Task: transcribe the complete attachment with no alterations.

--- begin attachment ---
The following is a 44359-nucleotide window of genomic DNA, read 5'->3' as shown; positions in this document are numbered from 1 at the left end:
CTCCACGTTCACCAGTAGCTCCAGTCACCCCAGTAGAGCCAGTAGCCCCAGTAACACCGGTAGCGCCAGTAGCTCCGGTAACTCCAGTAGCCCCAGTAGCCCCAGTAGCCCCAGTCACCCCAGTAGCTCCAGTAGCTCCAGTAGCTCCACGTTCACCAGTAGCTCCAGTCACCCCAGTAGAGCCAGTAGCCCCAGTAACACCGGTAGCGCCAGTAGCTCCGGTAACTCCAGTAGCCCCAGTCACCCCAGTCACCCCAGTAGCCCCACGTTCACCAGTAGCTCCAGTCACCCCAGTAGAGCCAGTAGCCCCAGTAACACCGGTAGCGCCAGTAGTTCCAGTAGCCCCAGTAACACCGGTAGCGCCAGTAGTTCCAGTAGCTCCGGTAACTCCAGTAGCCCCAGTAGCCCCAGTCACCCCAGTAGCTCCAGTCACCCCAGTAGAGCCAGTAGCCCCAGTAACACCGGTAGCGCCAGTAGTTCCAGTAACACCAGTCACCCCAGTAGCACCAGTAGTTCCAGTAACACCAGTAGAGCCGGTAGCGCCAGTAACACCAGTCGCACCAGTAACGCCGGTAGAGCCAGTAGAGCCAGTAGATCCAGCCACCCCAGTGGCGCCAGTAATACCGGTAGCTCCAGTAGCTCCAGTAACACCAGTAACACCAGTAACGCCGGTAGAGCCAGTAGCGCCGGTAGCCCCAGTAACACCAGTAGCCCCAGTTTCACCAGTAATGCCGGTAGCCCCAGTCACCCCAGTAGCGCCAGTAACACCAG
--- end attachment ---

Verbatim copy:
The following is a 44359-nucleotide window of genomic DNA, read 5'->3' as shown; positions in this document are numbered from 1 at the left end:
CTCCACGTTCACCAGTAGCTCCAGTCACCCCAGTAGAGCCAGTAGCCCCAGTAACACCGGTAGCGCCAGTAGCTCCGGTAACTCCAGTAGCCCCAGTAGCCCCAGTAGCCCCAGTCACCCCAGTAGCTCCAGTAGCTCCAGTAGCTCCACGTTCACCAGTAGCTCCAGTCACCCCAGTAGAGCCAGTAGCCCCAGTAACACCGGTAGCGCCAGTAGCTCCGGTAACTCCAGTAGCCCCAGTCACCCCAGTCACCCCAGTAGCCCCACGTTCACCAGTAGCTCCAGTCACCCCAGTAGAGCCAGTAGCCCCAGTAACACCGGTAGCGCCAGTAGTTCCAGTAGCCCCAGTAACACCGGTAGCGCCAGTAGTTCCAGTAGCTCCGGTAACTCCAGTAGCCCCAGTAGCCCCAGTCACCCCAGTAGCTCCAGTCACCCCAGTAGAGCCAGTAGCCCCAGTAACACCGGTAGCGCCAGTAGTTCCAGTAACACCAGTCACCCCAGTAGCACCAGTAGTTCCAGTAACACCAGTAGAGCCGGTAGCGCCAGTAACACCAGTCGCACCAGTAACGCCGGTAGAGCCAGTAGAGCCAGTAGATCCAGCCACCCCAGTGGCGCCAGTAATACCGGTAGCTCCAGTAGCTCCAGTAACACCAGTAACACCAGTAACGCCGGTAGAGCCAGTAGCGCCGGTAGCCCCAGTAACACCAGTAGCCCCAGTTTCACCAGTAATGCCGGTAGCCCCAGTCACCCCAGTAGCGCCAGTAACACCAG